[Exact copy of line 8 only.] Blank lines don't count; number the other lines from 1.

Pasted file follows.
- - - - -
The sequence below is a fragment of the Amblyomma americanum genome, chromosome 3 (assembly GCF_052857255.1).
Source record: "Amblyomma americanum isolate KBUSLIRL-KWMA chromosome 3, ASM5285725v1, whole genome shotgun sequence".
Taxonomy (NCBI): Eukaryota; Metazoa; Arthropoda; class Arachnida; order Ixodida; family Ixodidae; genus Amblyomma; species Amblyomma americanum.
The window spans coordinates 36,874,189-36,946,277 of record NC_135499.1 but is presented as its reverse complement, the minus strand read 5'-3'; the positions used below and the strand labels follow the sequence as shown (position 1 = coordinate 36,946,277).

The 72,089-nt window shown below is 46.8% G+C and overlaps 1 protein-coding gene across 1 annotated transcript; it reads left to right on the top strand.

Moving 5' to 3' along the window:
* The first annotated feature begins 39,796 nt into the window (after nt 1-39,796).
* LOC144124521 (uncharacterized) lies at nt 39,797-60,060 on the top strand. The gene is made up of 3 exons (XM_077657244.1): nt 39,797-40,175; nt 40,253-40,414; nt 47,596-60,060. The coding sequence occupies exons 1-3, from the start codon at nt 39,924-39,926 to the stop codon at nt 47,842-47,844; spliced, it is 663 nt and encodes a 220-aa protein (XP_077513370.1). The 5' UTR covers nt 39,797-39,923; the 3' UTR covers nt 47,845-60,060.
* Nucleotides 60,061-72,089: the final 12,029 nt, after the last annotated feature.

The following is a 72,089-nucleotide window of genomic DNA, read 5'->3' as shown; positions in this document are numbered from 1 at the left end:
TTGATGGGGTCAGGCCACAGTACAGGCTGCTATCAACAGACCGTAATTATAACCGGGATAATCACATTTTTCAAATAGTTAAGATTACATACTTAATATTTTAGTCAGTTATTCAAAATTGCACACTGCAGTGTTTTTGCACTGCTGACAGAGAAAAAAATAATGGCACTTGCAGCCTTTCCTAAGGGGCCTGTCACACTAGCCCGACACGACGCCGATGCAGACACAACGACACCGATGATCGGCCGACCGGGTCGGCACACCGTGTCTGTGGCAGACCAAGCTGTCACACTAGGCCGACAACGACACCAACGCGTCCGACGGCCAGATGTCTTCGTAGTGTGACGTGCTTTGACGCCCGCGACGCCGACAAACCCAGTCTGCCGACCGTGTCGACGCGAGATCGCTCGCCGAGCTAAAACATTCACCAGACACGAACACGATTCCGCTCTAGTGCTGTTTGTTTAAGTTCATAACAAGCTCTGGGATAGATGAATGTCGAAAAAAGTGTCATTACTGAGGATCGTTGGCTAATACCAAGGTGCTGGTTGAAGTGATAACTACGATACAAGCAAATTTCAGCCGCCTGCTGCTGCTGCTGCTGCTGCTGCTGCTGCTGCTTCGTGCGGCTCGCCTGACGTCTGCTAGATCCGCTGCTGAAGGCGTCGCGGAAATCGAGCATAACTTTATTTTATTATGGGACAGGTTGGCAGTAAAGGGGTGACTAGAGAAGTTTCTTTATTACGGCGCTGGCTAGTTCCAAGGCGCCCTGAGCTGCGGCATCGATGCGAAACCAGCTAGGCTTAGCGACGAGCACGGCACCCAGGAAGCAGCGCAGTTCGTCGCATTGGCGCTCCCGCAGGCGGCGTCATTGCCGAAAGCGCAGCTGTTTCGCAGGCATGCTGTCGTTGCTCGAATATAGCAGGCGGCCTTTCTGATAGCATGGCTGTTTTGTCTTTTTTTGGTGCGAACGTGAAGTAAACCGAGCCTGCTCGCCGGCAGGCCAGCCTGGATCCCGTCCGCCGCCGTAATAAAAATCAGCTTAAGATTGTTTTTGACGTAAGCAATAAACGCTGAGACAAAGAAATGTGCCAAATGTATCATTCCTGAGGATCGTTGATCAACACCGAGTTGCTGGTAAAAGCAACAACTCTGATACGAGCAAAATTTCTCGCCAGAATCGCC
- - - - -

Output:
* LOC144124521 (uncharacterized) lies at nt 39,797-60,060 on the top strand. The gene is made up of 3 exons (XM_077657244.1): nt 39,797-40,175; nt 40,253-40,414; nt 47,596-60,060. The coding sequence occupies exons 1-3, from the start codon at nt 39,924-39,926 to the stop codon at nt 47,842-47,844; spliced, it is 663 nt and encodes a 220-aa protein (XP_077513370.1). The 5' UTR covers nt 39,797-39,923; the 3' UTR covers nt 47,845-60,060.